Rev. Melissa Drake
District Superintendent of the Aldersgate District
Growing up as a Southwest Iowa farm kid during the 80’s and the early 90’s, we were told by everyone – our teachers, the governor, our parents – that with our good Iowa education and our farm-kid work ethic, we could grow up to go anywhere and be successful at everything. So, along with most of my generation born out of the farm crisis, I wanted to go anywhere but here; to do anything but this. Seminary took me to Madison, New Jersey, where I was living the urban dream: 20 miles to New York City, working for the largest non-profit feeding program in the state, with fashion, art, music, food, and diverse cultures to my heart’s content. But as I was sent out on Sundays to preach at local churches and share about the non-profit I was working for, I realized that every single sermon I preached somehow turned out to be one of Jesus’ farming parables, including some sort of farming story or knowledge. Good sermons; wrong crowd.
I had the clear conviction from God that I was supposed to love the neighbors I had, instead of the neighbors I always thought I wanted. I moved back to Southwest Iowa.
My ministry as local pastor, as a Field Outreach Minister, working for the Office of Congregational Excellence, and now as a District Superintendent is rooted in this conviction to love the neighbors we actually have as we love God with our whole being. It has been my delight to encourage, equip, cheerlead, and walk alongside congregations as they begin to reach out to the real people living in their neighborhoods - sometimes on the same block of the church! - to begin building new relationships and friendships on purpose. Because, as my first congregation said to me: “how can we love the neighbors we have, if we don’t actually know who they are?”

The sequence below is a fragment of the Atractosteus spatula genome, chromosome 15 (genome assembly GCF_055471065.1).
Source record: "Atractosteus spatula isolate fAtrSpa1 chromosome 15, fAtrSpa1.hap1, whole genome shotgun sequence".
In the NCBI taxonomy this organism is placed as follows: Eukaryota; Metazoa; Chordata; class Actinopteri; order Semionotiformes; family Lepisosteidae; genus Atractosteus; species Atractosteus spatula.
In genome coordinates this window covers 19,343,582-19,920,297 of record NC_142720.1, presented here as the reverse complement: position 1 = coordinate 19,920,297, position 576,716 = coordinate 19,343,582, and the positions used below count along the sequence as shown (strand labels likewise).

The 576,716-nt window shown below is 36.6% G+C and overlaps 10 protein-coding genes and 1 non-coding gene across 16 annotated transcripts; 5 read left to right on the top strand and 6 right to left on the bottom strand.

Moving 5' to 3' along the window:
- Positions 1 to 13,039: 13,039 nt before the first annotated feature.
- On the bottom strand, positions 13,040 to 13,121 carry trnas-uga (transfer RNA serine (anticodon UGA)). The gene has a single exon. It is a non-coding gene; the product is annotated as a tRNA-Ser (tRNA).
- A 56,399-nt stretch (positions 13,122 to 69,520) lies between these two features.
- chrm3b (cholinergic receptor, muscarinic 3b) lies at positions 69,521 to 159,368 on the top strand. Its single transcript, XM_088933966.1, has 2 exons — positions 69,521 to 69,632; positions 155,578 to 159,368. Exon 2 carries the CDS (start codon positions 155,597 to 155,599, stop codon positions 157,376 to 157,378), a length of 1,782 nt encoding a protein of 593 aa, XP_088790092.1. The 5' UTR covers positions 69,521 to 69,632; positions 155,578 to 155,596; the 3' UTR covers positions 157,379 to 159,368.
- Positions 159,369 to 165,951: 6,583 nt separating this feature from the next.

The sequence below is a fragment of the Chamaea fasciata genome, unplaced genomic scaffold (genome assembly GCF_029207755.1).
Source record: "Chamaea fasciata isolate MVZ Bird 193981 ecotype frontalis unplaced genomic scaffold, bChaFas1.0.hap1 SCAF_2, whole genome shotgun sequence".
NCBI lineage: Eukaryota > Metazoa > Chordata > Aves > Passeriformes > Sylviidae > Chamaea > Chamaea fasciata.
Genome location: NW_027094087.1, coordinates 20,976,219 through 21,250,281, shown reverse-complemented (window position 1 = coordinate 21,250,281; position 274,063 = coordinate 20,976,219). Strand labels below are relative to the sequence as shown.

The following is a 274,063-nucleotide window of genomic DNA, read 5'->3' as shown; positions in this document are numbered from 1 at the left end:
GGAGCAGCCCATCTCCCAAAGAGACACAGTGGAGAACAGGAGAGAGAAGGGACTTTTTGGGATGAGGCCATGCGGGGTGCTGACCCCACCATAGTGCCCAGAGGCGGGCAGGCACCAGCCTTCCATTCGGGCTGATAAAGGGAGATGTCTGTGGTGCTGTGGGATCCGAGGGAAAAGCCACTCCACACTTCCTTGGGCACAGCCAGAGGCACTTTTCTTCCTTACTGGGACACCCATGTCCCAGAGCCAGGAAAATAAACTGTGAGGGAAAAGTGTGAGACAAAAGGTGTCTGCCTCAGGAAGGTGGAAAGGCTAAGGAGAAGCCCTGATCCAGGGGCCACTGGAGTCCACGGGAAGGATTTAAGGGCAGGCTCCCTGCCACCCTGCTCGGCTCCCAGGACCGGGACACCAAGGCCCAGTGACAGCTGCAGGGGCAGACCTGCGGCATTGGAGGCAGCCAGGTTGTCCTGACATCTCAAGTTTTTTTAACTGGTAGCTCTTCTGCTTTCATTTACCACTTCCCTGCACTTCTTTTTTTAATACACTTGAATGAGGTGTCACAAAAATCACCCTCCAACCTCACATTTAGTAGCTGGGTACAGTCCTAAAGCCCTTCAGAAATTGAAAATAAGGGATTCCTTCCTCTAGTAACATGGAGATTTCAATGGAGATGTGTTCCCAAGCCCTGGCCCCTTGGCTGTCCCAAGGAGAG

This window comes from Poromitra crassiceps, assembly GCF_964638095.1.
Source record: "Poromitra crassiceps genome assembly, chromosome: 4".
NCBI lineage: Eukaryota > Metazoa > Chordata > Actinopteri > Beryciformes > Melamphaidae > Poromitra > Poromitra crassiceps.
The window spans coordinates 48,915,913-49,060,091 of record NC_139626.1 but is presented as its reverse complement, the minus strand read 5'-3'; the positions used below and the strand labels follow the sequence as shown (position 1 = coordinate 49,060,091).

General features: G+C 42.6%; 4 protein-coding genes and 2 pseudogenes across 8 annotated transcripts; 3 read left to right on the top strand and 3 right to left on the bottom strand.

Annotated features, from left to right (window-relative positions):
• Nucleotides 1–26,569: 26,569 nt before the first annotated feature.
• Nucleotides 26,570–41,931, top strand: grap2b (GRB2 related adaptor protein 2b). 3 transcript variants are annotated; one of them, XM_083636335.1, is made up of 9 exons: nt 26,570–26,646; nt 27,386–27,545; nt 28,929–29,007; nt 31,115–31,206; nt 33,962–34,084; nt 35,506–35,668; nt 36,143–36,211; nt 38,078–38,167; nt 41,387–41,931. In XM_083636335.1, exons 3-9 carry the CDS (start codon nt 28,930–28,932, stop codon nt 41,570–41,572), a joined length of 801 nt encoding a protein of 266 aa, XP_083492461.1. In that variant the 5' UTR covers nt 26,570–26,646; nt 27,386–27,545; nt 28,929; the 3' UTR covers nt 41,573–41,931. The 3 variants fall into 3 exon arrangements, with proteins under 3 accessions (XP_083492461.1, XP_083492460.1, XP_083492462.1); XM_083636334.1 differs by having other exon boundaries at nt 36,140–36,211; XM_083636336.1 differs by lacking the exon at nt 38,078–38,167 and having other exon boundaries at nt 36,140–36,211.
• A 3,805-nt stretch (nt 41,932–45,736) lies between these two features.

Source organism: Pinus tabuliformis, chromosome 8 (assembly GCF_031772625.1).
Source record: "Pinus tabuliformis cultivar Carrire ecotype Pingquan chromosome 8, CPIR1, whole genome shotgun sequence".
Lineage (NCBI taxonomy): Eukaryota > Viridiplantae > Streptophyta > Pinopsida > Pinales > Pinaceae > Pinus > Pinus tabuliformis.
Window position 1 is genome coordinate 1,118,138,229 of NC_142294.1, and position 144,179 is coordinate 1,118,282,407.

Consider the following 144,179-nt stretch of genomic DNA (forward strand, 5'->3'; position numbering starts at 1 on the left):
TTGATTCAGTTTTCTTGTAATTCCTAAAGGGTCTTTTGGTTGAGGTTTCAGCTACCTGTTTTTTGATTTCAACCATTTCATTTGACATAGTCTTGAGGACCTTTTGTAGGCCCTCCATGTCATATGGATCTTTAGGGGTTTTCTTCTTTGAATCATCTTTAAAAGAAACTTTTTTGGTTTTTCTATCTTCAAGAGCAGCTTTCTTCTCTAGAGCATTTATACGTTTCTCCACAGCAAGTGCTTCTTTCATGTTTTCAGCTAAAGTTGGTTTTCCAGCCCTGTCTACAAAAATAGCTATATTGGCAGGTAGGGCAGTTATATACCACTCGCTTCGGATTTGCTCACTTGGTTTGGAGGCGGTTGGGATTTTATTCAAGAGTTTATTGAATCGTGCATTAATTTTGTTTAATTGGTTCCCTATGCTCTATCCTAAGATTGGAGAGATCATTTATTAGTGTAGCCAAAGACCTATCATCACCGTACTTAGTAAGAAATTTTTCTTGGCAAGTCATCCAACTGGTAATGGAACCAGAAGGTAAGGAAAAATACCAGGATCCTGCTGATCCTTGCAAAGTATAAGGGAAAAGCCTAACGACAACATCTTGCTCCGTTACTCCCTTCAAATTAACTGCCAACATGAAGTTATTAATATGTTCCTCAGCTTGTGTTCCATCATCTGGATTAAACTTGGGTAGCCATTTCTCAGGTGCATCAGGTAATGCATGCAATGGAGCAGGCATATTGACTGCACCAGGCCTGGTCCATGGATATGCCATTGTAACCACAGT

I believe deeply in God’s mission, which is to always move outward as a blessing to others.
And I believe in a United Methodist Church that daily strives to reflect the fruits of the Spirit that I first learned about in Vacation Bible School: love, joy, peace, patience, kindness, goodness, gentleness, faithfulness, and self-control. The United Methodist Church birthed, baptized, confirmed, called, and continues to shape who I am. I am transformed by the grace present in the sacrament of communion, again and again. I am bound to God and to our Christian community and commitment by our baptismal vows. I am molded by our Wesleyan understanding of Grace.
I am committed to the United Methodist Church. As a District Superintendent, I am a practical theologian: it is my call to equip and encourage and congregations and clergy to do the ministry that God is calling them to do, right where God has placed them, for just this time. This means ministry in each context, community, church and clergy is different – because each place is different – and I delight in and celebrate all the ways that we have found to reach out, to love our neighbors, to be better disciples as we move along towards sanctification.
As I have shared with the conference before, I am a progressive compatabilist/inclusionist: I believe in the sacred worth, belovedness and inclusion of lgbtqi+ kin in all areas of the life of the church. As a compatabilist/inclusionist, this also means that I believe in the sacred worth, belovedness, and inclusion of folks in all areas of the life of the church who do not think or understand the same as me. I treasure and value our connection that has always found a way to do the hard work of living together in community, even as we are different or disagree.
I dream and want to be part of the United Methodist Connection in Iowa that is willing to trust each other to do the ministry we are each called to do - even as it is different: to trust that we have all engaged scripture deeply; to trust that we are connected to the Holy Spirit in our conviction and passion; to be willing to work together, to keep talking to one another, to keep engaging in ministry together for the sake of the mission, so that there is more room at the table, not less.
Read the previous Leading Now personal reflections here.